Here we are again at CommunicAsia 2016. This week you are going to be hearing the word “digital” a lot: digital disruption, digital transformation, digital services, digital economies, etc.
And it all points to the same basic concept: digital companies and OTTs are disrupting the traditional paradigms of just about every industry in the world, and telecoms is no exception. Telecoms operators must transform their business into one of those disruptors. They cannot keep doing what they’ve been doing for the past 50 or 100 years. Telcos have to change their infrastructure, business models, corporate culture and mindset to play a role in the new digital economy that doesn’t just involve providing the pipe.
You know this, of course. You’ve been hearing it at industry conferences and the trade press for the past few years. You’ll be hearing it again at the CommunicAsia Summit, and very likely on the exhibition floor, the coffee stations, networking cocktails and possibly the casino. You’ll hear lots of predictions about the future. You’ll hear lots of proposed solutions to enable that transformation, and business opportunities to pursue on that transformation journey. Some of it will be accurate, some otherwise. Always in motion is the future, as they say.
One thing I hope you’ll be hearing about is how digital transformation is not just about what happens within the telecoms space, but outside of it.
Tomorrow morning, Gerd Leonhard, noted futurist and CEO of The Futures Agency, will be speaking about the next five years on global digital transformation. I don’t know exactly what his talk contains outside of the bullet points in the conference program, but if it’s anything like past talks I’ve seen him deliver, he will cover a lot of bases that may go outside the usual boundaries of telecoms planning.
For example, in previous talks Mr Leonard has pointed out that the lines between industries are blurring to the point where they are no longer self-contained - so telcos end up competing in “service arenas” against broadcasters, software developers, etc. He’s also talked about how big data is more than a tool for engaging customers - it’s a stark example of how the power of technology now exceeds the scope of our ethics (see: the NSA, loss of privacy, flawed security, abusive marketing, etc).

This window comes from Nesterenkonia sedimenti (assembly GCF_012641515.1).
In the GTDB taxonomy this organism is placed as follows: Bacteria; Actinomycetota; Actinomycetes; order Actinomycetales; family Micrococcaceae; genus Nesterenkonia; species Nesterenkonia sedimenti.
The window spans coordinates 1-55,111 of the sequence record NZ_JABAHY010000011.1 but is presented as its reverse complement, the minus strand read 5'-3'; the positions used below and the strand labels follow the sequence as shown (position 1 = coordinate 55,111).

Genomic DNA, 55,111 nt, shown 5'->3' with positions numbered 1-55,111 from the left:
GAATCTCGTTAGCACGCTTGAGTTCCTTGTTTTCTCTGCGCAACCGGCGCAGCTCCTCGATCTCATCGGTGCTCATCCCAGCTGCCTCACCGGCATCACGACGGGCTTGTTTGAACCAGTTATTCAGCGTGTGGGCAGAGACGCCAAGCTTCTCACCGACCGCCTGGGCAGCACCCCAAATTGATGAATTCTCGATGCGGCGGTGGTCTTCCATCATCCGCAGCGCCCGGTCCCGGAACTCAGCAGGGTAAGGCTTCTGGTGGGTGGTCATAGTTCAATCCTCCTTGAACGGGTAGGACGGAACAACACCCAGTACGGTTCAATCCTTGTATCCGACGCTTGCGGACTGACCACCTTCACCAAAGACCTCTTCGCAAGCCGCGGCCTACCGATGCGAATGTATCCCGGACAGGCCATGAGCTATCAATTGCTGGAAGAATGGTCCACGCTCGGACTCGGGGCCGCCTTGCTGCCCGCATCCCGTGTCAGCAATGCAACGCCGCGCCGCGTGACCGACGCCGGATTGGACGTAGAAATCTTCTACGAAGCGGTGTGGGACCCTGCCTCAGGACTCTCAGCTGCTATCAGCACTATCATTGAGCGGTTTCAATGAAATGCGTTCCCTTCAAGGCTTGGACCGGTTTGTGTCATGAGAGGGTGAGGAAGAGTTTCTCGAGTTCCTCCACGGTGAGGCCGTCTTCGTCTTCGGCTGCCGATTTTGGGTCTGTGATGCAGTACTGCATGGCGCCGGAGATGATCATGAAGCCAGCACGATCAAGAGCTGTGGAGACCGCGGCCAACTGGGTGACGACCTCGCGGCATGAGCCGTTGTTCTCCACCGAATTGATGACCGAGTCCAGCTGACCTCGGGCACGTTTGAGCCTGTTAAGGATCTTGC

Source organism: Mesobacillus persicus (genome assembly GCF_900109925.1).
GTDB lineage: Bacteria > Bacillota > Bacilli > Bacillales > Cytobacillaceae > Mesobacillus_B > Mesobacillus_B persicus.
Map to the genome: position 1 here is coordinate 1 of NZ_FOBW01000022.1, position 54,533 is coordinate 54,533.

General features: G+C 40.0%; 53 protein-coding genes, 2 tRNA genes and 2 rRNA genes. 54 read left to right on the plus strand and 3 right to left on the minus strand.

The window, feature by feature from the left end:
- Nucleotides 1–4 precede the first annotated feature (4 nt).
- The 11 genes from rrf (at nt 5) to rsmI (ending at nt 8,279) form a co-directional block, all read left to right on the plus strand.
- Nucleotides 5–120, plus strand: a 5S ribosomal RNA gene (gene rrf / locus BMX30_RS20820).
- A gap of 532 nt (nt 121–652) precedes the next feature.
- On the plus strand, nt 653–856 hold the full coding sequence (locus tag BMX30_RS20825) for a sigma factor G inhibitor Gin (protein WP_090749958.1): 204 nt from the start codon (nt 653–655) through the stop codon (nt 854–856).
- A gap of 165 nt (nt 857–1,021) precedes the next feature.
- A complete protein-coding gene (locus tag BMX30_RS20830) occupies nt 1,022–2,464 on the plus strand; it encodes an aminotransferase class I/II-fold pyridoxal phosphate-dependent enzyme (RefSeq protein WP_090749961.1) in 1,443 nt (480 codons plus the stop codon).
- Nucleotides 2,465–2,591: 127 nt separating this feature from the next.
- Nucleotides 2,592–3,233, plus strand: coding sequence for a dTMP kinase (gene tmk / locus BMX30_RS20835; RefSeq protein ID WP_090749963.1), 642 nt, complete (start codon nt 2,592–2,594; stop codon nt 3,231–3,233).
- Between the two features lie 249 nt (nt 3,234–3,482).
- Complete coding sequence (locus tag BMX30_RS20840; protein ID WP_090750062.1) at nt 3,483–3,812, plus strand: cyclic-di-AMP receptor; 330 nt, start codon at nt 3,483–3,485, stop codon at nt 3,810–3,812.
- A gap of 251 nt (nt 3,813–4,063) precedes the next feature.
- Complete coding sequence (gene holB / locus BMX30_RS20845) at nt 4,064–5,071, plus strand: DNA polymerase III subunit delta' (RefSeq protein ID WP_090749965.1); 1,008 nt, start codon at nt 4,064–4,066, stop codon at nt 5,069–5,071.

It’s not hard to extrapolate from this to imagine what other factors are going to be shaping the digital economy in the next ten years besides empowered post-millennial digital natives for whom smart devices, multiple screens, Netflix, Spotify and ubiquitous connectivity are the default environment. Think of the impact of, say, climate change on food supply chains and economic trade, the impact of robots with artificial intelligence on the workforce, or the political ramifications of a big-data arms race, and you get the idea.
Obviously there’s little operators can do about these kinds of external factors, and there’s no way to know for sure how they’ll play out. But it doesn’t hurt to be aware of them.
The digital economy is nothing to be afraid of, but it’s unlikely to be the digital utopia we see in visionary corporate videos. In fact, it’s unlikely to be anything we can imagine. We are stuck in the present looking at possible futures, not the future.
One prediction we can feel fairly confident about is that telcos will be key to the whole digital paradigm. They have the networks, the customer relationships and the ability to bill them. But again, that alone is no guarantee of survival. Telcos must transform themselves into businesses that can function in that paradigm as digital service providers armed with networks and business models that can handle whatever the future is going to hurl at them. Flexibility and agility aren’t just buzzwords for XaaS, network virtualization and service creation - they are survival skills for all possible